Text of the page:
Welcome to Fool for Language

Welcome to Fool for Language, the site for people who are crazy about learning languages - like me! If you are new to this blog, I recommend you read the articles in order. The information will make better sense.

This is my first blog and writing each essay has been much more enjoyable than I expected. I have spent most of my life teaching and, more importantly, learning languages. I have “survived” a wide range of teaching techniques, materials and teachers. The result is that I have a pretty clear idea of what has and has NOT worked for me. Yes, I am opinionated, but even if you don’t agree with me, I hope you will enjoy the stories and think about what gets you “wired” when you dive into the wonderful world of learning another language.

I want to thank some people who have helped me maintain momentum with this blog. To give you, the reader, a break, every 10th essay is written by a guest blogger, all close friends with their own special take on language learning. As for the uploading process, Kurt meticulously proofreads and makes insightful comments on each essay; while Yoh patiently provides technical support, including selection of the vibrant visuals. Thank you!


51. Tokyo 2020 - English? An Olympic hurdle!

The day after Tokyo was declared winner of the 2020 summer Olympics, I arrived at work to find teachers huddled around the morning newspaper animatedly discussing the event. There was speculation about venues for specific sports, where new facilities would be built, even how the university might involve our students in preparations leading up to 2020. Then one of my more perceptive colleagues pointed out that, without some command of English, everyone would be left by the wayside. Last in the race so to speak.

Then I threw another wrench into the works. Given the range of tourists from abroad who attend the Olympics, maybe our students would have a better chance at the jobs generated by such international events if they focused on languages other than English, for example, Chinese or Russian. I wasn't joking.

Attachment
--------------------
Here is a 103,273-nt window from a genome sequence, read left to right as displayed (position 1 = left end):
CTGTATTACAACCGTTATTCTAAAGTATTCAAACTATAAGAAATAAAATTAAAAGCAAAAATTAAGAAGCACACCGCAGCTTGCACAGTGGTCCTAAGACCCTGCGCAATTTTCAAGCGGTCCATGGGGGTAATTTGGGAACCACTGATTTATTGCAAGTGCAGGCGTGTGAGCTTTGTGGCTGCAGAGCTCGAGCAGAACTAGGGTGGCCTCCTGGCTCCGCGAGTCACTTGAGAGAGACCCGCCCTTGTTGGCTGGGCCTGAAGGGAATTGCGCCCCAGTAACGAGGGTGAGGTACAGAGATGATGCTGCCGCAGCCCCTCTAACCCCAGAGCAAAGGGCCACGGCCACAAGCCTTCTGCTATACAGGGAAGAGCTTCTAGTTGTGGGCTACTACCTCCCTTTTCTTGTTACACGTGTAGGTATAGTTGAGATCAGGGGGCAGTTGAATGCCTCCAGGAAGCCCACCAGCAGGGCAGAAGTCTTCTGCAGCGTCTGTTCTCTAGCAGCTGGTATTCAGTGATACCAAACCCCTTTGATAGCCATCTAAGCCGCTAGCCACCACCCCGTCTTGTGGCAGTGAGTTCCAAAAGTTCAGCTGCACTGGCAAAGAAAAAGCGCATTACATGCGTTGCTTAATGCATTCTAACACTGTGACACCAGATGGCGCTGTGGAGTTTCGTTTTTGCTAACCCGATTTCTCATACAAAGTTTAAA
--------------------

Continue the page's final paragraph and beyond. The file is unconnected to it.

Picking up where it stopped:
Many travelers believe they can tour the globe surviving on "Long time, no see" broken English. This can be a huge mistake. In most countries where English is not a first language, if you REALLY want to go off the beaten track and interact with locals, you need some of their language. Making the effort to learn even a few basic phrases will create a great impression and increase the odds that you will understand and be understood. This is definitely the case in Japan.

Visitors to Japan are often shocked at how difficult it is to get by in English. Even university graduates who have majored in the language and are theoretically able to speak it, may not grasp the simplest phrases. Part of the problem is geographical. As an island country, the opportunity for the average Japanese to use another language has traditionally been limited. Another hurdle is that English classes focus on tests resulting in learners who won't take chances. Make a mistake and you fail!

Then there is the Japanese language itself. It uses consonant-vowel combinations (“ka-ki-ku-ke-ko”) and is missing some key English phonemes. There is no distinction between "r" and "l", "th" comes out as "s" or "z", and there are only five vowel sounds. Stress and intonation can be almost non-existent. It is frighteningly difficult for Japanese to understand and be understood when "This is the wrong road." sounds like "Zisu izu za longu lodo."